In 1996, Honda was devoted to the two-stroke motor. With tightening emission regulations on the horizon, the company invested millions in the first fuel-injected two-stroke motorcycle. The EXP-2 project used technology that hadn’t been seen before and hasn’t been used since. The prototype was proven in the Nevada Rally and the Baja 1000. The project was later abandoned as four-strokes provided a less costly solution. Here is what we wrote about our test ride on the EXP-2 in the July 1995 issue of Dirt Bike.


Bruce Oglivie was one of the main proponents of the EXP-2 project. He used spin-offs from that program to fund Honda’s Baja efforts for years after the EXP-2 project was canceled.

Honda is trying to save the two-stroke. The company has built a new low-emissions two-stroke that does not use lean carburetion or systems to treat the dirty exhaust. It produces less pollution because it uses Activated Radical Combustion, an entirely different combustion process that generates less pollutants. Best of all, the new engine outperforms current two-strokes in some respects!

The EXP-2 engine was based on the CRM250 two-stroke dual sport, but almost everything but the engine cases was handmade. The machine was a test bed for affordable, carbureted Activated Radical Combustion bikes.

Let’s back up a bit. The California Air Resources Board may impose strict new emissions regulations as early as 1997 that will apply to bikes sold for off-road use. At the moment. closed-course machines (motocross models) are not affected by the regulations. The problem is. current two-stroke engines cannot meet the new standards. Emissions police won’t hunt you down and take away any two-strokes you have, but manufacturers would be prohibited from selling machines that do not comply. This isn’t  just  a problem  for Californians. The rest of the U.S.. and to some extent the world has plans to follow California’s lead with regard to emissions regulations.


Conventional two-strokes are an emissions nightmare because they don’t burn all of the fuel they draw in. They send it out the exhaust. Part of the reason two-strokes are so sloppy with fuel is the odd but necessary situation of the exhaust port being open while the cylinder is being filled with a fresh charge. Misfiring is the other problem, especially under light loads. It happens because two-strokes use the incoming fresh charge to push out the burned charge. Light loads and moderate engine speeds don’t get things moving well enough to prevent the fresh charge from being mixed with unburnable exhaust. That’s why conventional two-strokes run and respond erratically unless they are working against a significant load. The two-stroke’s wasteful ways with fuel don’t just create emission problems, they make for poor fuel mileage as well. Despite Honda’s strong attachment to the four-stroke engine, the two-stroke’s benefits are so great that the company decided it was well worth it to make it work. Honda found that existing low-emissions two-stroke technology was pretty lame. Conventional two-strokes don’t like super-lean mixtures. Catalytic converters are generally bulky, heavy and expensive and don’t truly solve the emissions problems. They don’t do a thing about the poor response or poor fuel economy, either. Other experimental low-emissions two-stroke engine designs employ unrealistically costly, complex gasoline injection and (brace yourself, two-stroke fans) even valves!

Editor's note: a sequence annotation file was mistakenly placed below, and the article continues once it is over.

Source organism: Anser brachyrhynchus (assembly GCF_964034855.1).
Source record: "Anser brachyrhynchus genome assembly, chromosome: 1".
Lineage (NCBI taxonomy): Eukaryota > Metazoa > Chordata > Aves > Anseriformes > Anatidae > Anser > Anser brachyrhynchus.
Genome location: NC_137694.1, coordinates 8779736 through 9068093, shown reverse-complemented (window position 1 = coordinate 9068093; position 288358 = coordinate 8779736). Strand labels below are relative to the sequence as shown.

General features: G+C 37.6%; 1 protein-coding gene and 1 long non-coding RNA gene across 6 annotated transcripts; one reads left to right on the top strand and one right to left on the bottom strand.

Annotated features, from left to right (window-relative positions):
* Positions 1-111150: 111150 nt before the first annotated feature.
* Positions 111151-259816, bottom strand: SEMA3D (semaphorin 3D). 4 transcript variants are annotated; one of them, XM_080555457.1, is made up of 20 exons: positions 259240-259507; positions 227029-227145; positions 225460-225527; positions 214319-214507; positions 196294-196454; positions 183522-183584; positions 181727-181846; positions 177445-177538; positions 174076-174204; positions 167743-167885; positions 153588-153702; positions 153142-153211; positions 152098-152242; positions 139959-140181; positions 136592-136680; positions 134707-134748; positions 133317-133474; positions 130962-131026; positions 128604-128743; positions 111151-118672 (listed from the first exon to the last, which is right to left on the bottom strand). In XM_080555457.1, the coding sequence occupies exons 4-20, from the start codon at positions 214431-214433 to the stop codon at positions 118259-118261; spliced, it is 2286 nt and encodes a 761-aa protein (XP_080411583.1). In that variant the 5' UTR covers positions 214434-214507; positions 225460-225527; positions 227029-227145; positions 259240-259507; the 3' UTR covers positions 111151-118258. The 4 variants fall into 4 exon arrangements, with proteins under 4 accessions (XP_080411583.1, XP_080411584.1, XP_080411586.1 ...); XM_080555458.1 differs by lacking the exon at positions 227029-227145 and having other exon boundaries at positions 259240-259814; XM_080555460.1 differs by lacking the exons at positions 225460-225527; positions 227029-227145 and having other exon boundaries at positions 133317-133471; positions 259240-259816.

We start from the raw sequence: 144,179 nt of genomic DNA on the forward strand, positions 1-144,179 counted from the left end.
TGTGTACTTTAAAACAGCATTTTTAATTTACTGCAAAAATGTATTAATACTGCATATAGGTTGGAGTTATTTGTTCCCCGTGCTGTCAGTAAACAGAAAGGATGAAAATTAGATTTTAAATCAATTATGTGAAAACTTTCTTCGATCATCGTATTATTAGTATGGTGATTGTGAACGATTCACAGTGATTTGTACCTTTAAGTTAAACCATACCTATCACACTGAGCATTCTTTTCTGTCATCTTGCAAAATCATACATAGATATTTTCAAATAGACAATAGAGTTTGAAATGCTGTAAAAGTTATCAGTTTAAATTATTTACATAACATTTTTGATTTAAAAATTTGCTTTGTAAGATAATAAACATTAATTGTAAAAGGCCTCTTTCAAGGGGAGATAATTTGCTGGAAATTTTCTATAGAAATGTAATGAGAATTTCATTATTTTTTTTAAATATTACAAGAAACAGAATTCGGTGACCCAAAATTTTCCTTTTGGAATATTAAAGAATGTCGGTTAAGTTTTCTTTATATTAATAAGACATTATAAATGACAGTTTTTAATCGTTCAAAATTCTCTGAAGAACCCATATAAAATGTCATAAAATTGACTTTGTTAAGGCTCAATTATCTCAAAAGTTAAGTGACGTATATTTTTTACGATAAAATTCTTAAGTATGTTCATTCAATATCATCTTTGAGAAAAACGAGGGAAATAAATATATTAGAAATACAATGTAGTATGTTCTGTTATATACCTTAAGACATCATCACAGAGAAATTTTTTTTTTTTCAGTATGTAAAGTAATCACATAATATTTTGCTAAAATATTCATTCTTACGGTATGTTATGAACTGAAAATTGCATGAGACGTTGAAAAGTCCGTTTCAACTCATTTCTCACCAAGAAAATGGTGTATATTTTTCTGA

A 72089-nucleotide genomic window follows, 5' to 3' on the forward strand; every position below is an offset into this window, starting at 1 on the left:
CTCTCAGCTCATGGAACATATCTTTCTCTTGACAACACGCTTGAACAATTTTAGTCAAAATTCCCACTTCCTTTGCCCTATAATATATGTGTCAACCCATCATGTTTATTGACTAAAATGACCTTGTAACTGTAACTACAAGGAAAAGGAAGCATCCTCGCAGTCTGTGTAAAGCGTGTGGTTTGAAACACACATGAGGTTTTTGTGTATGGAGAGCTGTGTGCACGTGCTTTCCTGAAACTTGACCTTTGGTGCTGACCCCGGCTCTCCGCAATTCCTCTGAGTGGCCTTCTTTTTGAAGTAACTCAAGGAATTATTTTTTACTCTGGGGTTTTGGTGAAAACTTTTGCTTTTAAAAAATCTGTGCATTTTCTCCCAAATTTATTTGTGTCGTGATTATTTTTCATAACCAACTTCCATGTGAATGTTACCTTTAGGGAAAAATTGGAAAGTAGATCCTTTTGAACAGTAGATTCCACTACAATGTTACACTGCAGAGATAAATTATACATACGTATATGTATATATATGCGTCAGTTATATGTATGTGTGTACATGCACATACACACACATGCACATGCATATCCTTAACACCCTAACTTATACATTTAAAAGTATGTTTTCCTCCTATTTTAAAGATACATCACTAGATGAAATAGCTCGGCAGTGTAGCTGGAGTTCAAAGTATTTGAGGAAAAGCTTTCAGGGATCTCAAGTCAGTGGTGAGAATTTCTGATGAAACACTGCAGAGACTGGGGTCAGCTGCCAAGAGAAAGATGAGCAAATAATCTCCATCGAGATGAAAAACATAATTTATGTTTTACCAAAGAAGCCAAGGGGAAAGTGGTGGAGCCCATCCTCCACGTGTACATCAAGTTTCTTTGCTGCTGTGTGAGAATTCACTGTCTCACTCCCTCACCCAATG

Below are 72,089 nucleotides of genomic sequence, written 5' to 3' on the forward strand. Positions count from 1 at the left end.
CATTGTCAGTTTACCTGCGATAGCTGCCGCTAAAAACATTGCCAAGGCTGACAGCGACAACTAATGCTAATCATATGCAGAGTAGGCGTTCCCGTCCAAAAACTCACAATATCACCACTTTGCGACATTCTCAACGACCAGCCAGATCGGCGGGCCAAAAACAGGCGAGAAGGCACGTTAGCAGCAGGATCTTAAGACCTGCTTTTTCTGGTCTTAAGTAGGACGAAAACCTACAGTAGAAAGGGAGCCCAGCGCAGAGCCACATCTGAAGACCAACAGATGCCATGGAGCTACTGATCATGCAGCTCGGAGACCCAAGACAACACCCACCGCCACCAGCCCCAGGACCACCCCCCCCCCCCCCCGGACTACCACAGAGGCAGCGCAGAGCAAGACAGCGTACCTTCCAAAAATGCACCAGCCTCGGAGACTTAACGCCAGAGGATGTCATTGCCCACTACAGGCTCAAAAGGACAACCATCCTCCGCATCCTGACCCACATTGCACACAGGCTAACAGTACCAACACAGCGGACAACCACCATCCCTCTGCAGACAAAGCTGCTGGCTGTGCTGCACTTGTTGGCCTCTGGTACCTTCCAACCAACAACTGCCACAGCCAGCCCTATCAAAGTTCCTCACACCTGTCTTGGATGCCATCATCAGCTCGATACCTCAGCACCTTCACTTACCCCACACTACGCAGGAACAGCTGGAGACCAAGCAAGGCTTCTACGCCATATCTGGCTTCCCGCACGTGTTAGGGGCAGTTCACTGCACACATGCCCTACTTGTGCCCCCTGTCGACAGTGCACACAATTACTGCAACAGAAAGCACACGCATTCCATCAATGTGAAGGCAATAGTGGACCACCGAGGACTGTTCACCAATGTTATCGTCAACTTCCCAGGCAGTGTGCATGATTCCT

Honda wanted a solution that took care of the emissions, response and fuel consumption problems that didn’t spoil the two-stroke’s cost, weight, simplicity and power advantages. After considerable testing, Activated Radical Combustion produced the desired results.